To paraphrase an old saying, running is absurdly simple, but the father you go, it ain't easy.

The same notion holds true with organizing, facilitating and coordinating a running event.

Whether it's planning an impromptu scamper around the block for the neighbor kids or arranging a carefully orchestrated run like the Amica Insurance Seattle Marathon on Nov. 27, there is one element that is needed for both to pull it off and make it happen.

That element is the dedicated volunteers who either give of themselves, their time, or provide some tangible resource of support to all runners in the event.

The volunteers who man, staff, and team every aid station, cross street, and start/finish areas have always been much more than just a nameless and faceless throng of boosters or aficionados. The volunteers for the Seattle Marathon Association events are comprised of an enthusiastic and devoted mix of friends, family, community run advocates, and corporate civic minded groups, all with the same overlapping intention of providing support to all those in need out on the course.

Ask anyone who has served in the U.S. Navy, and they can probably quote you an old joke on what 'NAVY' stands for as an acronym - 'Never Again Volunteer Yourself.' Yet as applicable as that is in trying to get out of any working ‘party’ at sea in hoisting supplies, gear or equipment, for some reason it never seemed relevant to any type of civic action project such as a major run.

Volunteering for an event like the Seattle Marathon means more than just giving back to the community. It’s about assisting in a project much bigger than self; supporting others striving towards a specific goal; and providing safety and security to overall help showcase a prominent marathon in a notable city hosted by encouraging coordinators for remarkable athletes.

Who amongst runners has not gotten an adrenaline jolt by receiving a well-handed off water cup and then high-fiving the supporter?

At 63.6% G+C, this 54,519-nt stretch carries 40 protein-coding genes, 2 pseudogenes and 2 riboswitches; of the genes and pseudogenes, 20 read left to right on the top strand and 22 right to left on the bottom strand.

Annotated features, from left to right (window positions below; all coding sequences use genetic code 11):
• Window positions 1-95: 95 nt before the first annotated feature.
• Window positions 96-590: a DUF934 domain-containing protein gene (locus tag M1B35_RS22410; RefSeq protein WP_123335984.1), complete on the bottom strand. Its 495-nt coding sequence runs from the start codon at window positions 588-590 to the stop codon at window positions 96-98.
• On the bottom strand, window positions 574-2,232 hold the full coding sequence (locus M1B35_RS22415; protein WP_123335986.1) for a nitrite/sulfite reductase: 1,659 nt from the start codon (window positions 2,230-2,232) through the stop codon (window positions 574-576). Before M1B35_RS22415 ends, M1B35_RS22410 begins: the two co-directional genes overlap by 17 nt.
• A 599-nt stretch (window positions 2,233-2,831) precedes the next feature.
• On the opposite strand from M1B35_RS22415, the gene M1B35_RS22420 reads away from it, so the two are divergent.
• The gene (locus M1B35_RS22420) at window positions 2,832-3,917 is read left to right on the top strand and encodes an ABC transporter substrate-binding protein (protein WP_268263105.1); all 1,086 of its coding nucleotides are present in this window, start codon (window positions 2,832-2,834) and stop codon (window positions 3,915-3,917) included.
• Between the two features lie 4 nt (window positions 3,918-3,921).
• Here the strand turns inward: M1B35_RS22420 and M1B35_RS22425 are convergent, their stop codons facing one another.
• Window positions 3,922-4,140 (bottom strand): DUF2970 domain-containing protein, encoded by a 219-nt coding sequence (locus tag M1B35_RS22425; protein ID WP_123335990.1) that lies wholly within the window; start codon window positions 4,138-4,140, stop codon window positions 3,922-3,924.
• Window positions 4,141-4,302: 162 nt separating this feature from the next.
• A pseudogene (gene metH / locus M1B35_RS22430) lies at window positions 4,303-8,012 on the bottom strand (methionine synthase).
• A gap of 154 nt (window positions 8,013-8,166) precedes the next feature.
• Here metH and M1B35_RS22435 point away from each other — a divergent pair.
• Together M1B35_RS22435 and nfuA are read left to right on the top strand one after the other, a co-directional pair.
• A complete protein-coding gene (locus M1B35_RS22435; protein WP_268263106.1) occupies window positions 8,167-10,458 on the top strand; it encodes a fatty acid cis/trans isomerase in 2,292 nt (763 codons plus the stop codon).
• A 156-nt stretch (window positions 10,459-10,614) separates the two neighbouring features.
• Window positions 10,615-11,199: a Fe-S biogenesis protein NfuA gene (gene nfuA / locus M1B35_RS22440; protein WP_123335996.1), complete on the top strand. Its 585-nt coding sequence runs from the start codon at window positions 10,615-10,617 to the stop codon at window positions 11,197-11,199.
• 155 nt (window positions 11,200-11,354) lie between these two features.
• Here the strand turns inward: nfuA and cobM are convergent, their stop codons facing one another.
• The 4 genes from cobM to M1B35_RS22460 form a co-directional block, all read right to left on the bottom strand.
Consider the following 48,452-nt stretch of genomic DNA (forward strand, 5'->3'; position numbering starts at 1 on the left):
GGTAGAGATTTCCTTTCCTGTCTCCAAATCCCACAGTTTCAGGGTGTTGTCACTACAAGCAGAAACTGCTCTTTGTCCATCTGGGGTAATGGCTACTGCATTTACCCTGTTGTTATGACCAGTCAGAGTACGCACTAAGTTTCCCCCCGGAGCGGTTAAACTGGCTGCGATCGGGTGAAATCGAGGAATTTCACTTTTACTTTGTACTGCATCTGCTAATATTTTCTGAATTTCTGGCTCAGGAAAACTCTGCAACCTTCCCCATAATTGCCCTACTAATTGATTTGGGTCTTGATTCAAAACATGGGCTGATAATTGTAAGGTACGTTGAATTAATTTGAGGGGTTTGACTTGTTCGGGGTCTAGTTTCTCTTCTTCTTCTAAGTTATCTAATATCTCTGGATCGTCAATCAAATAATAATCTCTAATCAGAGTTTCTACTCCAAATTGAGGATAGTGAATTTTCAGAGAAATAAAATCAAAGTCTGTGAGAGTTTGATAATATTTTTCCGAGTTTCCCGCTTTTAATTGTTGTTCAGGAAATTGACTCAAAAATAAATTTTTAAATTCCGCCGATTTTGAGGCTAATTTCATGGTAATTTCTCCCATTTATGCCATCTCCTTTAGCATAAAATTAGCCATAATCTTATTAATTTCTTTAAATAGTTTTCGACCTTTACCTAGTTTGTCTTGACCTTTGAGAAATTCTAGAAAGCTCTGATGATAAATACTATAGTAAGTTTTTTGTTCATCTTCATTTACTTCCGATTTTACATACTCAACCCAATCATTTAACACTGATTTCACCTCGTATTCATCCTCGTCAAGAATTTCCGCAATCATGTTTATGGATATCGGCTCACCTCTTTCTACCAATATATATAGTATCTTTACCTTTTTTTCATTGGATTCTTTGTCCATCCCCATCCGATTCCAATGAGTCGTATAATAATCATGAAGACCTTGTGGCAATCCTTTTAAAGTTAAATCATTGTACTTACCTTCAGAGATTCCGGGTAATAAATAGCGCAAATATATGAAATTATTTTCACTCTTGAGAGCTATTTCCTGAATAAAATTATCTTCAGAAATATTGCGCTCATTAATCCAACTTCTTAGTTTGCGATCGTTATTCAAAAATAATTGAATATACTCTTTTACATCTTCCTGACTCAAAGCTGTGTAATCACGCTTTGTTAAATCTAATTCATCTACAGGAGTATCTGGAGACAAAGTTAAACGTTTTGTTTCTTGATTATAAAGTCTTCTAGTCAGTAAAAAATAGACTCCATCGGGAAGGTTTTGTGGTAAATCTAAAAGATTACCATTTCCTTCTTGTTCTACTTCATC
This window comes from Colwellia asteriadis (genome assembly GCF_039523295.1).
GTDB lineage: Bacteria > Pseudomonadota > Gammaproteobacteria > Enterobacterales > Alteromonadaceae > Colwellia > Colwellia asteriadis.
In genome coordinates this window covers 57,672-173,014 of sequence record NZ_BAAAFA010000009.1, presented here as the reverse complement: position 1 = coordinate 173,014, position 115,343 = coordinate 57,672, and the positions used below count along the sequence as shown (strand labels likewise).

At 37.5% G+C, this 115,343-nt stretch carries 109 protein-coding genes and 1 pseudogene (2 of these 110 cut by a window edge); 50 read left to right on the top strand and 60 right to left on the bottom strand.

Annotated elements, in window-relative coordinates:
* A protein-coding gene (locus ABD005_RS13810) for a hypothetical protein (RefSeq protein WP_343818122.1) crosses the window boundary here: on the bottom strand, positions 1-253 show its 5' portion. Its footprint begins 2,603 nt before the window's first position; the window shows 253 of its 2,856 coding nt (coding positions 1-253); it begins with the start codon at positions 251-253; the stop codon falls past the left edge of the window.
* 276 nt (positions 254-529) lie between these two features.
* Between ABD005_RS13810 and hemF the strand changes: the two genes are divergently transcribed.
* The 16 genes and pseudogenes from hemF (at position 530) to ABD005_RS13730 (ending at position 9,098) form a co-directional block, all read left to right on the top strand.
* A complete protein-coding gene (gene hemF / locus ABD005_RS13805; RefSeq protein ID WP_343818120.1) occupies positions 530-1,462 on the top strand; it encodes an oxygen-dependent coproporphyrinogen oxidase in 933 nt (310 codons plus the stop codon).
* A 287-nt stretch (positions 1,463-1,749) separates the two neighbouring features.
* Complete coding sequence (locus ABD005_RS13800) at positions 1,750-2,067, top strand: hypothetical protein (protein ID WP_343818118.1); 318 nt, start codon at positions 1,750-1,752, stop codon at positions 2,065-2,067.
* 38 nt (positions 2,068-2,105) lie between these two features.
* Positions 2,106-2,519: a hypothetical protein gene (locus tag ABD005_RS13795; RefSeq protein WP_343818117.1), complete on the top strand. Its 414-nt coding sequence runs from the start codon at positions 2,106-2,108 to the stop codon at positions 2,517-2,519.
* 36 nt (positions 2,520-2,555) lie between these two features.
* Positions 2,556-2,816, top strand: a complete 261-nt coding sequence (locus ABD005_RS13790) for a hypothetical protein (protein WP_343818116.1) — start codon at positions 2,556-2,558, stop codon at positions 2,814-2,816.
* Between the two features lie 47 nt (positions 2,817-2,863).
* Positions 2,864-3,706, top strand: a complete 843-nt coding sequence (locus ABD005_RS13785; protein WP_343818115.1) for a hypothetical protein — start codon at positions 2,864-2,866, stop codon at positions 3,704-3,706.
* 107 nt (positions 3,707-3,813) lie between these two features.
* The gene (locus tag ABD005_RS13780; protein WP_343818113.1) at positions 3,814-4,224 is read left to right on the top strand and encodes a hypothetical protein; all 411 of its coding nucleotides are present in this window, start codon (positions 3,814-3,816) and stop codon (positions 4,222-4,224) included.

What marathon participant has not appreciated the well-positioned law enforcement presence to control the flow of traffic to allow the course to continue unimpeded?

When hasn't a struggling runner appreciated a few words of encouragement from a well-meaning aid station assistant?

How has any event participant not welcomed seeing the quirky and humorous signs along the route held by friends and family, many of whom also double as a volunteer in some capacity?

Volunteers are indeed needed for the summer Seattle Marathon 10K and Kid’s Fun Run, Aug. 26 and 27 and during Thanksgiving week at the Seattle Marathon Expo, Kid’s Marathon and Seattle Marathon, Nov. 25-27.

How can one volunteer for the varied positions available? Click here: http://www.seattlemarathon.org/become-a-volunteer/

Approximately 1,000 volunteers are really needed to assist with the Seattle Marathon summer and late fall family of events. Is experience required? Not at all - Just a willingness to donate a little time, effort and energy.

There’s also some serious solid swag such as an official Seattle Marathon volunteer shirt, goody bag, certificate, along with the appreciation from thousands of runners, racers, walkers, strollers…you get the drift.

There’s a lot of position to also choose from, such as Set-up; Registration and bib pickup; bag check; finish line handing out water; finish line handing out shirts and goody bags; helping in the Recovery area with the runner’s food table(s); with Seattle Marathon Kid’s Fun Run and 10K activities; as a course marshal and at a water station and with clean-up.

None of the positions are difficult, albeit possibly time-consuming. But it’s time well spent, at a price that’s hard to match

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